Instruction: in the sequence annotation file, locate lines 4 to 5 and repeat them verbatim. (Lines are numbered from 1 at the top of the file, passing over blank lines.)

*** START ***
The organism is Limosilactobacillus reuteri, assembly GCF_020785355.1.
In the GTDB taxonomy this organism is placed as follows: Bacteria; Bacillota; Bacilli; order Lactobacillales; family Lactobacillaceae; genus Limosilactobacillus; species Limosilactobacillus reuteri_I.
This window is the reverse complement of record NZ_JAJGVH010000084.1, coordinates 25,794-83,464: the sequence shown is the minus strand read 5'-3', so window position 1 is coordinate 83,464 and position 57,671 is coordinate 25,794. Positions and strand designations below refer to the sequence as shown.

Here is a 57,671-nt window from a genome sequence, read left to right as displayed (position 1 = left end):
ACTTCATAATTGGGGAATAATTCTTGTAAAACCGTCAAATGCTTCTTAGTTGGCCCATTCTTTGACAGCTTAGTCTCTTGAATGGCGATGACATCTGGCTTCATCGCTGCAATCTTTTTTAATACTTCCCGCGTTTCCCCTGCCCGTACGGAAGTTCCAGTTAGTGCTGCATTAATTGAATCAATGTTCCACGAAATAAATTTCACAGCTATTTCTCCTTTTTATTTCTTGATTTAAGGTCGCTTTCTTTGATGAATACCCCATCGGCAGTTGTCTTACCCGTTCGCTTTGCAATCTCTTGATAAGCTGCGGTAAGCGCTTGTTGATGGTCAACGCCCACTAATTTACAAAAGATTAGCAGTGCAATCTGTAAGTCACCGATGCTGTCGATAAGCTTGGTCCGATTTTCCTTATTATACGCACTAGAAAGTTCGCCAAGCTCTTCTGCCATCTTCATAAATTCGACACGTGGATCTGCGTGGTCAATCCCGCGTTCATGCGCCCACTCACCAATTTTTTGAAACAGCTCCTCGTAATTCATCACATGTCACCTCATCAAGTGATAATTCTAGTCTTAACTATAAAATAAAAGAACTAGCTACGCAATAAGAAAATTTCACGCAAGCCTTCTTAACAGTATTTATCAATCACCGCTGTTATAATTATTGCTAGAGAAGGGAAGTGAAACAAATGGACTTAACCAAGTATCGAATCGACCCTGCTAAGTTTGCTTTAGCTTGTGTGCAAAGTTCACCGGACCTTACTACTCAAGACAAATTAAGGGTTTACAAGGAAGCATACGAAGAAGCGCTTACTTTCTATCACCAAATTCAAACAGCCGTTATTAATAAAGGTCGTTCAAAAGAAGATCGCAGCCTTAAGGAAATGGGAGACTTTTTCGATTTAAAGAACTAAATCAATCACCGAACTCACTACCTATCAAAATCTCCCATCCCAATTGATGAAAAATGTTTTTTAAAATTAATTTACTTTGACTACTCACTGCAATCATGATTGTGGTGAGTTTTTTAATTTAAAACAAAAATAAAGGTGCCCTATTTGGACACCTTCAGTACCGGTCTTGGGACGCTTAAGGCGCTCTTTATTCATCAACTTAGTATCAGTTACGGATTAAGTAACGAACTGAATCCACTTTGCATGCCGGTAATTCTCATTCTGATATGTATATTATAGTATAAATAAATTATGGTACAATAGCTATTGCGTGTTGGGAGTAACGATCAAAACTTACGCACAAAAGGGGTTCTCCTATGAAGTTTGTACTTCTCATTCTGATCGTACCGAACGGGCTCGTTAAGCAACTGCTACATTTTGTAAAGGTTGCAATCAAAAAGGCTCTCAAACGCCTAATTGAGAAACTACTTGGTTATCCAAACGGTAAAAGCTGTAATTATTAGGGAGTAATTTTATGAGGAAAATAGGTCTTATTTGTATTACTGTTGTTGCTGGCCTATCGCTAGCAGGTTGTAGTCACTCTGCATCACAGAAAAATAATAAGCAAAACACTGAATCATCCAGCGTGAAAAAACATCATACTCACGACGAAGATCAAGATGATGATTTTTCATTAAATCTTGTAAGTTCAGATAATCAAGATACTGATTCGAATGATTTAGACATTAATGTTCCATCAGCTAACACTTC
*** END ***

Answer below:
Here is a 57,671-nt window from a genome sequence, read left to right as displayed (position 1 = left end):
ACTTCATAATTGGGGAATAATTCTTGTAAAACCGTCAAATGCTTCTTAGTTGGCCCATTCTTTGACAGCTTAGTCTCTTGAATGGCGATGACATCTGGCTTCATCGCTGCAATCTTTTTTAATACTTCCCGCGTTTCCCCTGCCCGTACGGAAGTTCCAGTTAGTGCTGCATTAATTGAATCAATGTTCCACGAAATAAATTTCACAGCTATTTCTCCTTTTTATTTCTTGATTTAAGGTCGCTTTCTTTGATGAATACCCCATCGGCAGTTGTCTTACCCGTTCGCTTTGCAATCTCTTGATAAGCTGCGGTAAGCGCTTGTTGATGGTCAACGCCCACTAATTTACAAAAGATTAGCAGTGCAATCTGTAAGTCACCGATGCTGTCGATAAGCTTGGTCCGATTTTCCTTATTATACGCACTAGAAAGTTCGCCAAGCTCTTCTGCCATCTTCATAAATTCGACACGTGGATCTGCGTGGTCAATCCCGCGTTCATGCGCCCACTCACCAATTTTTTGAAACAGCTCCTCGTAATTCATCACATGTCACCTCATCAAGTGATAATTCTAGTCTTAACTATAAAATAAAAGAACTAGCTACGCAATAAGAAAATTTCACGCAAGCCTTCTTAACAGTATTTATCAATCACCGCTGTTATAATTATTGCTAGAGAAGGGAAGTGAAACAAATGGACTTAACCAAGTATCGAATCGACCCTGCTAAGTTTGCTTTAGCTTGTGTGCAAAGTTCACCGGACCTTACTACTCAAGACAAATTAAGGGTTTACAAGGAAGCATACGAAGAAGCGCTTACTTTCTATCACCAAATTCAAACAGCCGTTATTAATAAAGGTCGTTCAAAAGAAGATCGCAGCCTTAAGGAAATGGGAGACTTTTTCGATTTAAAGAACTAAATCAATCACCGAACTCACTACCTATCAAAATCTCCCATCCCAATTGATGAAAAATGTTTTTTAAAATTAATTTACTTTGACTACTCACTGCAATCATGATTGTGGTGAGTTTTTTAATTTAAAACAAAAATAAAGGTGCCCTATTTGGACACCTTCAGTACCGGTCTTGGGACGCTTAAGGCGCTCTTTATTCATCAACTTAGTATCAGTTACGGATTAAGTAACGAACTGAATCCACTTTGCATGCCGGTAATTCTCATTCTGATATGTATATTATAGTATAAATAAATTATGGTACAATAGCTATTGCGTGTTGGGAGTAACGATCAAAACTTACGCACAAAAGGGGTTCTCCTATGAAGTTTGTACTTCTCATTCTGATCGTACCGAACGGGCTCGTTAAGCAACTGCTACATTTTGTAAAGGTTGCAATCAAAAAGGCTCTCAAACGCCTAATTGAGAAACTACTTGGTTATCCAAACGGTAAAAGCTGTAATTATTAGGGAGTAATTTTATGAGGAAAATAGGTCTTATTTGTATTACTGTTGTTGCTGGCCTATCGCTAGCAGGTTGTAGTCACTCTGCATCACAGAAAAATAATAAGCAAAACACTGAATCATCCAGCGTGAAAAAACATCATACTCACGACGAAGATCAAGATGATGATTTTTCATTAAATCTTGTAAGTTCAGATAATCAAGATACTGATTCGAATGATTTAGACATTAATGTTCCATCAGCTAACACTTC